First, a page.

Author Archives: Scott Bolthouse

About Scott Bolthouse

Editor, Founder of www.HuronHub.com.

Huron Little League parade set for Saturday; volunteers needed to participate in parade

Courtesy photo

Posted by The Huron Hub | April 27, 2022

Huron Little League’s opening day parade is scheduled for Saturday, April 30.

The league says they need participants, including cool cars, bike clubs, and anything that will make the parade special for the kids.

Hay wagons, tractors and clowns are all welcome. Please reach out to Huron Little League Facebook group if you are interested.

At 9:15 a.m. staging will begin at Huron Soccer Fields on Huron River Drive.

At 10 a.m. the parade will travel south down Huron River Drive to Renton Junior High.

Families in the community are encouraged to line up on the route and watch the parade.


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The Huron Hub needs your help to share the stories and happenings of Huron Township and the surrounding areas. 
Submit news, photos, announcements, events, articles for publication, and letters to the editor via email at Editor@HuronHub.com or at the contact page on HuronHub.com.

DNR recommends temporarily removing birdfeeders due to spread of avian flu

A female (left) and male rose-breasted grosbeak at an outdoor feeder last summer. (Huron Hub file photo by Scott Bolthouse)

Posted by The Huron Hub | April 21, 2022

As Michigan continues to respond to detections of highly pathogenic avian influenza – commonly referred to as “bird flu” – some residents are asking questions about how best to keep themselves, their poultry flocks and wild bird populations safe. This is of greater interest now, as popular passerines (including many songbird species) make the spring migration back to Michigan and seek out food sources such as backyard bird feeders.

With HPAI confirmed in wild birds and domestic flocks in several counties throughout Michigan, wildlife and animal health experts in the state’s departments of Natural Resources and Agriculture and Rural Development have been fielding increased calls about the HPAI virus. Follow the current status of HPAI in Michigan counties at Michigan.gov/BirdFlu.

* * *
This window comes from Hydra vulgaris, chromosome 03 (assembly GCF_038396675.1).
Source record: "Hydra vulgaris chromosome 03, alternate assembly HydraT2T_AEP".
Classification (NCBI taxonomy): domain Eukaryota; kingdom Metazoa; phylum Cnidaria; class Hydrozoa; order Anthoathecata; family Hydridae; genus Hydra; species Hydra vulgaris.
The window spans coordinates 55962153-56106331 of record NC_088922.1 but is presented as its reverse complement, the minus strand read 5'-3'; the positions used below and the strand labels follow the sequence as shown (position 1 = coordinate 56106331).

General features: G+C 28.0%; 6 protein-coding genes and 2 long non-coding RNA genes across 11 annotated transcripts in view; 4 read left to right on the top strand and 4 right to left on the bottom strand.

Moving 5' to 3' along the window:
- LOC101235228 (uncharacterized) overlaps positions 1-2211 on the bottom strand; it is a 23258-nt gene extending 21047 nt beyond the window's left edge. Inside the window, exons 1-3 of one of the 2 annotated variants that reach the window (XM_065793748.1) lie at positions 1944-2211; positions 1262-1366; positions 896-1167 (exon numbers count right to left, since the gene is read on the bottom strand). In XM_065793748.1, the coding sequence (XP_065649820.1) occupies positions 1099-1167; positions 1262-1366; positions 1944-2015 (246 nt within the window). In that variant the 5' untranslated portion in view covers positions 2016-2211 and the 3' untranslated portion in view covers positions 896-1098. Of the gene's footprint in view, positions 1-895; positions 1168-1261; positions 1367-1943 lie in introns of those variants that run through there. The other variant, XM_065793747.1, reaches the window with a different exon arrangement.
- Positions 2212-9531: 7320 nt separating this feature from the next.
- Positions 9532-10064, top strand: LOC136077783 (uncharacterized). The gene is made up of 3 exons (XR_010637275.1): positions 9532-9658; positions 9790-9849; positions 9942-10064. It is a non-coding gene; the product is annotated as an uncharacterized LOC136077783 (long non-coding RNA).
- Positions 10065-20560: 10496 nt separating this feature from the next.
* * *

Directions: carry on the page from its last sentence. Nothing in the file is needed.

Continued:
Megan Moriarty, the state wildlife veterinarian with the DNR, said it is important to note that while all birds are potentially susceptible to HPAI, some are more likely than others to become infected and die. Domestic birds and some wild birds, like waterfowl, raptors and scavengers, are highly susceptible and have been particularly affected by this disease.

“Current research suggests songbirds are less susceptible to highly pathogenic avian influenza and are unlikely to play a significant role in spreading the virus,” Moriarty said. “However, much remains unknown, and surveillance and testing for HPAI in this group of birds is less common, resulting in a knowledge gap.”

One easy way the public can help reduce the potential spread of HPAI is to remove outdoor bird feeders. Though there isn’t yet any widespread recommendation from state agencies to do so, temporary removal of these food sources could be helpful, especially for anyone who has highly susceptible species – domestic poultry, raptors or waterfowl – living nearby. Similarly, removal could be a wise choice for those who observe high-risk species like blue jays, crows or ravens hanging around backyard bird feeders. This temporary removal of bird feeders and baths may only last for the next couple months, or until the rate of HPAI spread in wild and domestic birds decreases.

“If you’re concerned about this virus and want to act from a place of abundant caution, removing your bird feeders for now makes sense, but it isn’t yet a critical step,” Moriarty said. “With warmer springtime weather on the way, too, birds will have more natural food sources readily available to them, so chances are many people will be taking down feeders in a few weeks anyway.”

If people choose to continue using their bird feeders, please keep this guidance in mind:

  • Thoroughly clean bird feeders with a diluted bleach solution (and rinse well) once per week. Regularly cleaning helps protect birds against other infections, including salmonella.